Friday, December 14, 2012

McMillan project included in the 12-14-2012 Sierra Club DC Chapter newsletter

Passed along by Bloomingdale resident Bertha Holliday.  I have not copied the entire newsletter -- just the section on Bloomingdale's McMillan Sand Filtration site.

Your December Issue of the Capital Sierran has arrived!

BERTHA
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Release date: December 14, 2012 (Editor: Rick Nunno)



McMillan Park Planning 
This past fall, the DC Sierra Club took a position regarding the development planning for McMillan Park, a 25-acre green space and decommissioned water treatment plant in northwest DC.  A proposal for developing that land has been under review by the DC government's Historic Preservation Review Board (HPRB), and on September 24, Jim Dougherty, the Chapter's Conservation Chair, submitted a letter to the HPRB, asking them to "reject the currently proposed master plan" because it contains far too little contiguous public park space.  The letter stated that "the present design plans do too little to preserve the park-like characteristics that dominate the present space," and that "a more balanced plan for the McMillan Park site would devote half or more of the surface to contiguous park and park-like use."
McMillan Park 6.JPG 
Background:  McMillan Park (which includes McMillan Reservoir) is bound on the north by Michigan Avenue NW, on the east by North Capitol Street, on the south by Channing and Bryant Streets and on the west by Fifth Street NW.  The land was originally developed in 1905 as a water filtration plant for the city, cleverly hidden under McMillan Park, and using an innovative and environmentally friendly system of passing the water through sand (rather than chemical treatment).  The site has a number of large concrete towers that once held the sand and underground cells filled with sand through which the water was filtered.  Most of what is visible above ground constitutes a "green roof" of about three feet of top soil covered with grass and trees.  President Taft declared the site a National Park in 1911.  The original architects (including Frederick Law Olmsted Jr. and other luminaries) designed the space to be multi-functional and open to the public, and it functioned as a park until the federal government closed it during World War II for security reasons.  The plant ceased operation in 1986 and remains closed to the public.
McMillan Park 2.jpg
The Proposal:  The current proposal, submitted by a company called Vision McMillan Partners (VMP), under a special contract to the city, includes dense residential apartments (1200 residential units with buildings up to 10 stories) and commercial space (including a 125,000 square foot shopping center and hotel/conference center) and underground parking, with very little green space, most of it just tree boxes. In addition, the plan would destroy most of the historic vaulted underground cells that define the Park's sense of place. 
McMilllan Park 3.jpg
Political Positions/Bureaucratic Processes. Opposition has been mounting against the current plan from several groups – these include Friends of McMillan Park, a group of community volunteers who support sustainable development for the Park, advocate preserving the existing green space along with sustainable development and smart growth, and have been leading the effort to defeat the proposal.  In May 2012, Councilmember Phil Mendelson publicly opposed the VMP proposal before the HPRB.  In addition, the Bloomingdale Civic Association, the Pleasant Plains Civic Association, Howard University, Advisory Neighborhood Commission (ANC) 1B (representing the Reservoir and adjacent neighborhoods), Stronghold Civic Association, and the National Association for Olmsted Parks have all outright (and in most cases, unanimously) rejected the VMP plan.  ANC5C (representing the filtration site and adjacent neighborhoods in Northeast DC) voted in October to support the VMP submission, which resulted in the Bloomingdale Civic Association adopting a Resolution of No Confidence in ANC5C regarding the Park.  Neighborhoods most affected by the proposal cite potential problems with flooding (caused by over-development of the land without adequate drainage systems), traffic congestion, lack of repeatedly requested park space, and failure to preserve the above- and below-ground historic resources of the park and monument to engineering innovation.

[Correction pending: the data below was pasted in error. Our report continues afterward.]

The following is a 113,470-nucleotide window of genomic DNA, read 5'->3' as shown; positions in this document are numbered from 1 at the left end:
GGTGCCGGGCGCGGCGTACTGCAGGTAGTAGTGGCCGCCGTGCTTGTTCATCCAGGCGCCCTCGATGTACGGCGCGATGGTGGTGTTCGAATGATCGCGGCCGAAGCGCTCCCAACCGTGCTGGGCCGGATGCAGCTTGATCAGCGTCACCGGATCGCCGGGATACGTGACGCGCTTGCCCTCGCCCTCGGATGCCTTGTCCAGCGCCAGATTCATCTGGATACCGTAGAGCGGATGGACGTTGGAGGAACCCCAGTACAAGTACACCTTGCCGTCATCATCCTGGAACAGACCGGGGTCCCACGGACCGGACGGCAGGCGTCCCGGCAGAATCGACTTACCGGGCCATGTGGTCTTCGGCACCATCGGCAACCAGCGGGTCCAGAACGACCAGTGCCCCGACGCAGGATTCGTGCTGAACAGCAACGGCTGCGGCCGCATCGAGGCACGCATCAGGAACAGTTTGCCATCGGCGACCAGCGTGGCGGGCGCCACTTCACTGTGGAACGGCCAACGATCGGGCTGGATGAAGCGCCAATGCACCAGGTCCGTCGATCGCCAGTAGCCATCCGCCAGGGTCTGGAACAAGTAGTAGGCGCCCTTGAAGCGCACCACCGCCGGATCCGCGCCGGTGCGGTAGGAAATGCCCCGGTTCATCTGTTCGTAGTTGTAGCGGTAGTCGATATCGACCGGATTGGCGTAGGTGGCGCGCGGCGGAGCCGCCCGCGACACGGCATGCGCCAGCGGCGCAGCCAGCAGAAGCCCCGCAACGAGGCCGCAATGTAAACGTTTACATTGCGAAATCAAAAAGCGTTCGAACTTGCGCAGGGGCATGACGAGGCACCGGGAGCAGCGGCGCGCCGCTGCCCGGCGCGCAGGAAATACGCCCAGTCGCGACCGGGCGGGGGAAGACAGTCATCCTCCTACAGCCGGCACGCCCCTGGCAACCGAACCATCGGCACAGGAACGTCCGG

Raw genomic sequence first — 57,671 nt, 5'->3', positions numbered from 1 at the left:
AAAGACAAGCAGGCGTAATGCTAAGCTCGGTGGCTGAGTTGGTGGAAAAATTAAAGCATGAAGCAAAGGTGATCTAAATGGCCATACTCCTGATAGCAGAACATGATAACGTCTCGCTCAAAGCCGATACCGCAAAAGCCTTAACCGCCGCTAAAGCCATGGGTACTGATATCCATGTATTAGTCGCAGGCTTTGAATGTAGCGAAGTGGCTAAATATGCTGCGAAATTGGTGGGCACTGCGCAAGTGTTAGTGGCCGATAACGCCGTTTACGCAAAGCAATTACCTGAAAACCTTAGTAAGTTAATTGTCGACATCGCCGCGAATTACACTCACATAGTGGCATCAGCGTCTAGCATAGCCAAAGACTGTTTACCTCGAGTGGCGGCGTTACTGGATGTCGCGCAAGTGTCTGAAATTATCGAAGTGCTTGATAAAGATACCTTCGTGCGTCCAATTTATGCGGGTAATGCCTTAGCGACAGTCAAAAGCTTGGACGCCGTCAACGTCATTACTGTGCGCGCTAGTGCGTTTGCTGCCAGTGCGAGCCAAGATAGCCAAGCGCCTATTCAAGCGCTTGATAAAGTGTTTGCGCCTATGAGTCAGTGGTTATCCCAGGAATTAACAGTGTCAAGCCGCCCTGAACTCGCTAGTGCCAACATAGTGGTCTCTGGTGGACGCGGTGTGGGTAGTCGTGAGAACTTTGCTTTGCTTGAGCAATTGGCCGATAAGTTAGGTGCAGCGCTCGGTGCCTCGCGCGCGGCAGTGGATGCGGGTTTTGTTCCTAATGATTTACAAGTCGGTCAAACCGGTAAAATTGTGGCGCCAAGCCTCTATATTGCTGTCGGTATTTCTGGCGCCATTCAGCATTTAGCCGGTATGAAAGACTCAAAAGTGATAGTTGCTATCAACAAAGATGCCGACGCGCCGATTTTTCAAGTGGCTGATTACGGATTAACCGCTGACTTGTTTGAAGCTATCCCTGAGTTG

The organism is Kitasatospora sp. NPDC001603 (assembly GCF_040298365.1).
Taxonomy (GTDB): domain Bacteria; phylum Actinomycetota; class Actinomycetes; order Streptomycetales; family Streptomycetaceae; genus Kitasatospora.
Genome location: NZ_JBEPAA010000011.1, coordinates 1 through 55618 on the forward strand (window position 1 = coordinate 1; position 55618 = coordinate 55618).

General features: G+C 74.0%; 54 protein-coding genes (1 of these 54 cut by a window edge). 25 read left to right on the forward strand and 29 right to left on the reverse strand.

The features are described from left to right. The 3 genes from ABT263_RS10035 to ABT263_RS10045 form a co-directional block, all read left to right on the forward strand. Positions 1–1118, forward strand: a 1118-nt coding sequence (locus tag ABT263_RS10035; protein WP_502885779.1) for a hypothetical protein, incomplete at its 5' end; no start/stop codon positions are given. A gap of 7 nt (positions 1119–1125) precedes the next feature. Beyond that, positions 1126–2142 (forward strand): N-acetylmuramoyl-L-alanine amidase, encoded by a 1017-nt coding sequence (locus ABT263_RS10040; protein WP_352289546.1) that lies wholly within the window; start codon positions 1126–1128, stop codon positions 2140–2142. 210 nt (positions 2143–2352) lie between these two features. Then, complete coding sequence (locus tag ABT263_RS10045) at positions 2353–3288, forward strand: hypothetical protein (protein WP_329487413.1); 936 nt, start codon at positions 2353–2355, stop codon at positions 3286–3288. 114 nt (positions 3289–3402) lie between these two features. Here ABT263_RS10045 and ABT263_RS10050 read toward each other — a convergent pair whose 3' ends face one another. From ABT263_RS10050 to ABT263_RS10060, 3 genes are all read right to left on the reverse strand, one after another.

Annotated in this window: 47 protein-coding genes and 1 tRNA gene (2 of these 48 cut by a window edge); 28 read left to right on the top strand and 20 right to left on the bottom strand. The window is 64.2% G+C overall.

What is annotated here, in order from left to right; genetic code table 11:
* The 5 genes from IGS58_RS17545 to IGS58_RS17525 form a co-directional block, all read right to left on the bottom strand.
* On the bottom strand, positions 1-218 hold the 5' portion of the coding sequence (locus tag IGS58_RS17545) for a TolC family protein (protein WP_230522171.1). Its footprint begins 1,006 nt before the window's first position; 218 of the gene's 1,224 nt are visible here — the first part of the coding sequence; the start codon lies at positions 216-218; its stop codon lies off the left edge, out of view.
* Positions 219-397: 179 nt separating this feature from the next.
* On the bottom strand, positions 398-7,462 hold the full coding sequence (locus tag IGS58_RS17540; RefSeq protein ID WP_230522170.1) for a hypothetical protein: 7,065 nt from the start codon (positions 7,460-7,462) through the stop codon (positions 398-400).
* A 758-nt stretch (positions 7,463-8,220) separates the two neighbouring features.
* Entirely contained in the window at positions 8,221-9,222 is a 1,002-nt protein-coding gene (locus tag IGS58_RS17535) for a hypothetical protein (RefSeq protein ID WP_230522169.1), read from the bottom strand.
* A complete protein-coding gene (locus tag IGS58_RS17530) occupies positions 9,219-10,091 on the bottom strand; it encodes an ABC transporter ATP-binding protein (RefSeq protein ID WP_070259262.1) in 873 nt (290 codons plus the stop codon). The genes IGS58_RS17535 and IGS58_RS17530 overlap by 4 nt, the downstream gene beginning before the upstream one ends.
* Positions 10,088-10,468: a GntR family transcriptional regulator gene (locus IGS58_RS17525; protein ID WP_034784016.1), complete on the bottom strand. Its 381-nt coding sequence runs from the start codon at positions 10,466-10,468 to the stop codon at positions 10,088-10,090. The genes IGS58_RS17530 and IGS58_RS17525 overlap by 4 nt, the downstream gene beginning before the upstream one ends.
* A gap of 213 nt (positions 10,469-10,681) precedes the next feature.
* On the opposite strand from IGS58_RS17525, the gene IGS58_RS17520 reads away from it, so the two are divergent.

McMillan Park 4.jpg
 A Better Plan:  In July, the HPRB met to review the VMP proposal, and an alternative proposal was presented by a firm called Collage City Studio, on behalf of McMillan Park Committee and Friends of McMillan Park.  That plan would preserve a significant portion of the underground sand filtration vaults, and would accommodate an urban farm on top of part of the green roof above the vaults.  The vaults would be repurposed as a bazaar-style shopping venue (accommodating farmers markets, artisans, musicians, etc.) and community recreation center, and one of the vaults would be preserved to demonstrate the original sand filtration process.  The plan would also expose the below-ground creek – which would be part of a storm-water management system.  The alternative plan includes 1.5 million square feet of mixed use and residential development while preserving the site’s historic core, with hopes that the site would attain landmark designation in the National Register of Historic Places. 
The next HPRB meeting addressing this issue is scheduled for Thursday, December 20, at 9 a.m. at 441 4th St. NW room 221-south. Agendas are subject to change, so call HPRB at 202-442-7600 or go tohttp://planning.dc.gov/DC/Planning/Historic+Preservation for updates including videostreaming instructions. Come out and express your support for preserving this national monument and park and to prevent commercial forces from destroying it. 


McMillan Park 1.png

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